Few things get a media frenzy going like the combination of two words: radiation and food. Despite the ubiquitous availability of truly unhealthy foods 24/7, just raise the specter of radioactivity on our plates, and people suddenly get very serious about what they are eating. And the media fans the flames.
So when scientists reported traces of radioactive chemicals from the Fukushima nuclear meltdown found in bluefin tuna caught off the California coast, news outlets raced to post scary headlines like "Radioactive Tuna Swim from Japan to California" and "Radioactive tuna travels from Japan to US faster than wind."
But how scary is it? Not as scary as it sounds.
The researchers themselves told NPR that while they were surprised ("We did not expect to see this radioactivity retained by the fish during their trans-Pacific voyage") they were not concerned about potential health risks. That's because the amounts detected were so small, and tuna naturally contains some radiation. As NPR's Richard Harris explains:
If you are still worried about the cesium from Fukushima, Robert Emery at the University of Texas Health Science Center at Houston says you'd need to eat 2.5 to 4 tons of tuna in a year to get a dose of cesium-137 that exceeds health limits. That's a lot of sushi.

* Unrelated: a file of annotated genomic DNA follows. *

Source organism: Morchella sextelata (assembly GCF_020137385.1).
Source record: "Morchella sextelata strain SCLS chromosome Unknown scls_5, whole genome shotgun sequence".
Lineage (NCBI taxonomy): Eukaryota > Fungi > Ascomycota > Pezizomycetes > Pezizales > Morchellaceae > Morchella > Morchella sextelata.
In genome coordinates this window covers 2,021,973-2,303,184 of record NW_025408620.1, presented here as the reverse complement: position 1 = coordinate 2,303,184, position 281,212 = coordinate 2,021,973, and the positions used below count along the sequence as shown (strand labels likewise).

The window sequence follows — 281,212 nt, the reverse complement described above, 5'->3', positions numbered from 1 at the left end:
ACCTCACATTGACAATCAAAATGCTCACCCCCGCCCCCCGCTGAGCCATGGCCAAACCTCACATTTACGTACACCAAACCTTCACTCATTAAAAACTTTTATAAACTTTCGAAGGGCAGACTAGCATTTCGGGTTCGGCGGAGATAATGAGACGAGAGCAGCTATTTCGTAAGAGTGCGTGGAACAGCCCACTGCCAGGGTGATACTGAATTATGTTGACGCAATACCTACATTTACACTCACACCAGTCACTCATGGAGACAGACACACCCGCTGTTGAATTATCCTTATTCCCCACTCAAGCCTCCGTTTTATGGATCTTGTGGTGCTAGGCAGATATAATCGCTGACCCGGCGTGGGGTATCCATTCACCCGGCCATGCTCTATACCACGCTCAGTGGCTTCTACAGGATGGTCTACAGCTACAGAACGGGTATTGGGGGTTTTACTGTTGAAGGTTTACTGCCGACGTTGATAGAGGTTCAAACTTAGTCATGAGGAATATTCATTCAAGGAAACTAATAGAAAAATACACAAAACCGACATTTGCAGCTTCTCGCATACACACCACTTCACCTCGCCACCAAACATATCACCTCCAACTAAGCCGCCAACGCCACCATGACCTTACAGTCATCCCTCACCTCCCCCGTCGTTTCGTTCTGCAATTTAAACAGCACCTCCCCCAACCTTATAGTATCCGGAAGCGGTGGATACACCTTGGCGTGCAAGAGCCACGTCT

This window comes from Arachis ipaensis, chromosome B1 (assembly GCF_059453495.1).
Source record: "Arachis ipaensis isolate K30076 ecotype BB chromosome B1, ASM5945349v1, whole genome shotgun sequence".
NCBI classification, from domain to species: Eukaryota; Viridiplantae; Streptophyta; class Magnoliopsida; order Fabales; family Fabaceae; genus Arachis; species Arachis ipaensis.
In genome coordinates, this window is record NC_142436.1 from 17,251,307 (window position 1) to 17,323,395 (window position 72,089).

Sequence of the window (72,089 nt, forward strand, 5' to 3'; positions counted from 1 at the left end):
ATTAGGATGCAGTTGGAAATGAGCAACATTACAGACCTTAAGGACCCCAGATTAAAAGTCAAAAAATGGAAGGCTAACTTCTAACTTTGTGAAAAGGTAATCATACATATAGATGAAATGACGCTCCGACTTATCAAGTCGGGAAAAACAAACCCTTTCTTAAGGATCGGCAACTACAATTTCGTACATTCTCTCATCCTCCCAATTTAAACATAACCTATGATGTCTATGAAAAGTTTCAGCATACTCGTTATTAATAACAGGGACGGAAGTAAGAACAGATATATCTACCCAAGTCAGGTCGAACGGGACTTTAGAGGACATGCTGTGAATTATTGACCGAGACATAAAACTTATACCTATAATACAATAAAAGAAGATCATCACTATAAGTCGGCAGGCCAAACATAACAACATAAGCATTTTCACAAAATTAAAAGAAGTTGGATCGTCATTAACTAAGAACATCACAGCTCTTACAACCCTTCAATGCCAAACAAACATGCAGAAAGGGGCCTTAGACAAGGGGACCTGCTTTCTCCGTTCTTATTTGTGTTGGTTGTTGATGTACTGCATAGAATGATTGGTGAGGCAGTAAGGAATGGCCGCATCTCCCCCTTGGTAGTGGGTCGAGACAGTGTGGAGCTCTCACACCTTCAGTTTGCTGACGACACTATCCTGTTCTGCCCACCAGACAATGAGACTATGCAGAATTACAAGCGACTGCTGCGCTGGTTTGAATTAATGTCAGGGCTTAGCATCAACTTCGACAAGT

Also, Americans hardly eat bluefin tuna. Most of what's caught in the Pacific is sold to high-end seafood markets in Japan.
The lasting effects of Fukushima should never be dismissed or underestimated. Learning that bluefin tuna caught off California contain traces of radioactivity is disturbing regardless of health risks to fish eaters. It's yet another example of how the human race continues to find new ways to damage the planet and its inhabitants.
The fact is, when it comes to tuna, we have more serious problems to worry about, like mercury and overfishing. Even the U.S. Food and Drug Administration warns against excessive tuna (and other fish) consumption due to mercury contamination. Here's how Newsweek's Daniel Stone explains the bigger picture:
David McGuire tests Pacific seafood for mercury with GotMercury.org, a part of the Turtle Bay Restoration Network. His team has found yellowfin tuna, a species more common to American plates, to sometimes have more than 1 part per million of mercury, the federal limit set by the FDA. Bluefin species have registered up to six times higher than federal standards. It's harder to identify the source, but burning coal, which produces organic methyl mercury, is the major global factor that has increased over the past century. "That's what we should be focused on," he says. "We need to change our own habits if we're concerned about our health and the health of the oceans."
Moreover, the Monterey Bay Aquarium's Seafood Watch has a handy guide that rates bluefin as "avoid" due to overfishing. The recommendation is for both wild-caught and farmed bluefin, the latter because they deplete stocks of small fish. Ironically, the current radioactive tuna scare could actually help restore bluefin stocks if the tuna market tanks.
Originally posted at Center for Food Safety.